"Let books be your dining table, / And you shall be full of delights. / Let them be your
And you shall sleep restful nights" (St. Ephraim the Syrian).

Monday, December 10, 2018

Politically Coerced Orthodoxies

I met Cyril Hovorun in Chicago in 2012 at the AAR, but have only been reading him seriously for about 3 years now--and in that time he's produced a trilogy of very important books (starting with Meta-Ecclesiology) in ecclesiology. Happily, we have a habit of getting to the same conferences, so I saw him in Vienna in 2016, in San Felice del Benaco in 2017, and will see him (D.v.) in January 2019 in Romania.

With his two latest books especially, he has rocketed up to the top of my list of "must-read" Orthodox authors, for he always talks such good sense about controverted issues, calmly and unflappably laying out a compelling case for things that too many Catholic and Orthodox Christians are otherwise emotionally over-invested in and thus incapable of seeing clearly.

Thus, e.g., his Scaffolds of the Church  (about which I interviewed him here) looked at the question of hierarchy in a way that freed it of the self-aggrandizing nonsense sometimes talked about it by popes, patriarchs, and bishops of both East and perhaps especially West.

And now, in his newest book, Political Orthodoxies: the Unorthodoxies of the Church Coerced (Fortress, 2018, 210pp.) he has emerged at precisely the right time to shed needed light on some of the underlying issues in the on-going Constantinople-Kyiv-Moscow conflict over Ukrainian Orthodoxy (whose history is so well told in Nick Denysenko's book; interview here).

Part of my interest in Political Orthodoxies comes from its focus (albeit too briefly) on the role of coercion in Christian history. It's a theme I'm addressing in the paper I'm giving in Romania while focusing on the problem of papal primatial powers. (It's also a theme Ashley Purpura has very helpfully addressed in her book for which I interviewed her here.)

Hovorun gets right to his point in the introduction to Political Orthodoxies, picking up where Scaffolds left off by noting how much of Christian understanding and practice of ecclesial offices and authorities, and both with their coercive powers, were "imported to Christianity in late antiquity from the Roman political world" (3). While he thinks in some cases this was an understandable move, he also notes how quickly it developed into problems, not least "hierarchism and stratification" (4). Moreover, the Church continued, under and after Constantine, to suffer more and more from "coercion," which Hovorun calls  "one of the chronic infections the Church contracted from the state" (8).

As Christianity develops, especially in the East, these once-imperial structures and coercive practices get adopted by local churches who seem to think that such practices are some kind of package-deal, little realizing--as Hovorun shows in his second chapter--that civil religion and political religion are quite different from Christian faith. This failure to make necessary distinctions means that too often in Orthodoxy certain political ideologies are adopted "under the guise of Christianity" (75). This chapter surveys such unhealthy and unhelpful transformations in Greece, Romania, and Russia, which are presented as case-studies. There are some staggering details here, and lengthy and damning quotations from various Greek, Romanian, and especially Russian churchmen sucking up to politicians or justifying various immoral activities. Clearly the metropolitan of Odessa does not specialize in subtle sycophancy.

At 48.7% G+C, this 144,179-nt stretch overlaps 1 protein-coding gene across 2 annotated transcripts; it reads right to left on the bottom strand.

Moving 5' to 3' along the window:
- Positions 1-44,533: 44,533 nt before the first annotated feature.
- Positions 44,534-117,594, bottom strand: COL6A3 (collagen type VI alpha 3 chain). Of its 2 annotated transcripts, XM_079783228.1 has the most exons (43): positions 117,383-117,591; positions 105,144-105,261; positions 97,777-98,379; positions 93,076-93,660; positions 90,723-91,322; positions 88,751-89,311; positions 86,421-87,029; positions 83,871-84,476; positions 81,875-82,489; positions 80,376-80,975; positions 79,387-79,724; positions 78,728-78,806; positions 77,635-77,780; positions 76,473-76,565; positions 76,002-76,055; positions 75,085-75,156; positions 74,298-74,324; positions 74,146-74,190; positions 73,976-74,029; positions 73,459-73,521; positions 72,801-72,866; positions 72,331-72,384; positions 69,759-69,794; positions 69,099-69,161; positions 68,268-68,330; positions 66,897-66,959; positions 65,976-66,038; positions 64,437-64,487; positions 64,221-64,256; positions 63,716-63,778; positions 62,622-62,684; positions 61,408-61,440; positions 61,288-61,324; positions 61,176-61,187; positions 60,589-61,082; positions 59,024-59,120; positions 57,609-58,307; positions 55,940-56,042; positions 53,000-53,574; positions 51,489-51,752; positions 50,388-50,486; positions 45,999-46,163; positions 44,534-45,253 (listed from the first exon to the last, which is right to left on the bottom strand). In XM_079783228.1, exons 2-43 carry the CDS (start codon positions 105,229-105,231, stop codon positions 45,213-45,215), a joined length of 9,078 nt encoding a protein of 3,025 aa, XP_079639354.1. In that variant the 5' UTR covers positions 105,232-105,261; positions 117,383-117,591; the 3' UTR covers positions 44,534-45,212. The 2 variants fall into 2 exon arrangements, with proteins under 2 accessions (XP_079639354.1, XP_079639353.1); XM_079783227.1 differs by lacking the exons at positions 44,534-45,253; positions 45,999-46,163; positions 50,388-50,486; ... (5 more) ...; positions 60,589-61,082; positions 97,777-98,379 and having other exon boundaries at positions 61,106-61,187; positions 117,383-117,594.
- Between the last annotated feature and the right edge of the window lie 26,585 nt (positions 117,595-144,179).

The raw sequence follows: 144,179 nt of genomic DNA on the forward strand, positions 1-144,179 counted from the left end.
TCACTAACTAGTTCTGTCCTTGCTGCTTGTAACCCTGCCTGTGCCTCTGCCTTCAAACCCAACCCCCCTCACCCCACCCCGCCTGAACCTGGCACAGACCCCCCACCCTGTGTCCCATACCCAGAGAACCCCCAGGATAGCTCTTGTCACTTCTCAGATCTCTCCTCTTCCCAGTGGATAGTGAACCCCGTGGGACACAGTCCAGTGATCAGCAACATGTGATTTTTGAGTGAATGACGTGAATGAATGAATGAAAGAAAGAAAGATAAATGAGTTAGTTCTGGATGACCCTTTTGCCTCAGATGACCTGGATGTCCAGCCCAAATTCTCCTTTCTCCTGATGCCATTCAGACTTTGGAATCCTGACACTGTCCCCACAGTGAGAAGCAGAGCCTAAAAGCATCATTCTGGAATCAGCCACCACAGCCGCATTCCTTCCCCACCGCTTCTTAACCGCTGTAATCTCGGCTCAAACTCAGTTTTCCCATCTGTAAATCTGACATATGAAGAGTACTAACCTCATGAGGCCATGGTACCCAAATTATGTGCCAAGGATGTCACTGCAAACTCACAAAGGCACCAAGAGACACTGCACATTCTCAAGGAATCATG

The case-study method is used again towards the end of the book as Hovorun looks at the problems of anti-Semitism in Orthodoxy as well as nationalism. In all these cases--civil religion, political religion, anti-Semitism, and nationalism--Hovorun argues that some or all of them often get bound up with Orthodox theology and church life, to the latter's detriment. Indeed, he goes farther and says that too many Christians are "unable to discern between the norms of the gospel and the simulacra offered by political Orthodoxies" (185), leading, e.g., to their inability or unwillingness to speak out against "wars between Orthodox peoples," not least in Ukraine.

In his conclusion, Hovorun returns briefly and more explicitly to the issue of coercion again, noting once more that a return to "apostolic non-coercive ethos" (199) of the foundations of Christianity remains very much a desideratum today in the Orthodox world. The same, I would add, could be said of the Catholic Church, too, but that is a thought for another day.

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